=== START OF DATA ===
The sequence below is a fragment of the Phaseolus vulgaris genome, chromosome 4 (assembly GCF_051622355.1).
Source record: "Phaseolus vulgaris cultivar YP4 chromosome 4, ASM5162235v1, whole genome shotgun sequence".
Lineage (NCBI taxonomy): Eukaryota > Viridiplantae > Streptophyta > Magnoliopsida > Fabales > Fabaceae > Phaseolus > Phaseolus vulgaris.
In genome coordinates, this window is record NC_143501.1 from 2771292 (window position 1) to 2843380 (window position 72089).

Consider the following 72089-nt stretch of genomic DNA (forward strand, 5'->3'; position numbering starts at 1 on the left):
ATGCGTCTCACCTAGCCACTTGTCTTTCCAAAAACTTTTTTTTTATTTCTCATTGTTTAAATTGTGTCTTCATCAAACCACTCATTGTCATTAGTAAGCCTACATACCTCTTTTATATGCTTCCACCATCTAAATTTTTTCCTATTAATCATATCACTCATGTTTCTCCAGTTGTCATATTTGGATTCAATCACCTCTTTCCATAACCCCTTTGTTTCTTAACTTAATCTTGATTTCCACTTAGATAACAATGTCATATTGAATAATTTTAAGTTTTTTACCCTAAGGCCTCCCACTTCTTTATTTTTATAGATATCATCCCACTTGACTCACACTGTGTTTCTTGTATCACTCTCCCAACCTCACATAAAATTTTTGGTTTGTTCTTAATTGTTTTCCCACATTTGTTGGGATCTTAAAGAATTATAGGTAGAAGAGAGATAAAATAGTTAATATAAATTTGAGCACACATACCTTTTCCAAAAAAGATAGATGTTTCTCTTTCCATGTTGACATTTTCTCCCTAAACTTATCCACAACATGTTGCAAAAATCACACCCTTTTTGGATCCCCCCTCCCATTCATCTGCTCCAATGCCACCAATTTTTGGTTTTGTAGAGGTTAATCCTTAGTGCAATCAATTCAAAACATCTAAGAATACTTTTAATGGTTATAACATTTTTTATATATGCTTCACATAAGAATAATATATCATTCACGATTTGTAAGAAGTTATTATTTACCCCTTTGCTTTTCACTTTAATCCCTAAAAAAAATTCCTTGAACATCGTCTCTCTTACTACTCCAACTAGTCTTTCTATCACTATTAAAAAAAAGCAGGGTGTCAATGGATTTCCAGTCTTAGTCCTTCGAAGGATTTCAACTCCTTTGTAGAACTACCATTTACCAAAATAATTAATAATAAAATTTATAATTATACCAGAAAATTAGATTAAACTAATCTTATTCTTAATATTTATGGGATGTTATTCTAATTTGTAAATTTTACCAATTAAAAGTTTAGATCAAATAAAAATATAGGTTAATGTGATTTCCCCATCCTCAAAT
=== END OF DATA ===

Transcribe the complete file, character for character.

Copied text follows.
The sequence below is a fragment of the Phaseolus vulgaris genome, chromosome 4 (assembly GCF_051622355.1).
Source record: "Phaseolus vulgaris cultivar YP4 chromosome 4, ASM5162235v1, whole genome shotgun sequence".
Lineage (NCBI taxonomy): Eukaryota > Viridiplantae > Streptophyta > Magnoliopsida > Fabales > Fabaceae > Phaseolus > Phaseolus vulgaris.
In genome coordinates, this window is record NC_143501.1 from 2771292 (window position 1) to 2843380 (window position 72089).

Consider the following 72089-nt stretch of genomic DNA (forward strand, 5'->3'; position numbering starts at 1 on the left):
ATGCGTCTCACCTAGCCACTTGTCTTTCCAAAAACTTTTTTTTTATTTCTCATTGTTTAAATTGTGTCTTCATCAAACCACTCATTGTCATTAGTAAGCCTACATACCTCTTTTATATGCTTCCACCATCTAAATTTTTTCCTATTAATCATATCACTCATGTTTCTCCAGTTGTCATATTTGGATTCAATCACCTCTTTCCATAACCCCTTTGTTTCTTAACTTAATCTTGATTTCCACTTAGATAACAATGTCATATTGAATAATTTTAAGTTTTTTACCCTAAGGCCTCCCACTTCTTTATTTTTATAGATATCATCCCACTTGACTCACACTGTGTTTCTTGTATCACTCTCCCAACCTCACATAAAATTTTTGGTTTGTTCTTAATTGTTTTCCCACATTTGTTGGGATCTTAAAGAATTATAGGTAGAAGAGAGATAAAATAGTTAATATAAATTTGAGCACACATACCTTTTCCAAAAAAGATAGATGTTTCTCTTTCCATGTTGACATTTTCTCCCTAAACTTATCCACAACATGTTGCAAAAATCACACCCTTTTTGGATCCCCCCTCCCATTCATCTGCTCCAATGCCACCAATTTTTGGTTTTGTAGAGGTTAATCCTTAGTGCAATCAATTCAAAACATCTAAGAATACTTTTAATGGTTATAACATTTTTTATATATGCTTCACATAAGAATAATATATCATTCACGATTTGTAAGAAGTTATTATTTACCCCTTTGCTTTTCACTTTAATCCCTAAAAAAAATTCCTTGAACATCGTCTCTCTTACTACTCCAACTAGTCTTTCTATCACTATTAAAAAAAAGCAGGGTGTCAATGGATTTCCAGTCTTAGTCCTTCGAAGGATTTCAACTCCTTTGTAGAACTACCATTTACCAAAATAATTAATAATAAAATTTATAATTATACCAGAAAATTAGATTAAACTAATCTTATTCTTAATATTTATGGGATGTTATTCTAATTTGTAAATTTTACCAATTAAAAGTTTAGATCAAATAAAAATATAGGTTAATGTGATTTCCCCATCCTCAAAT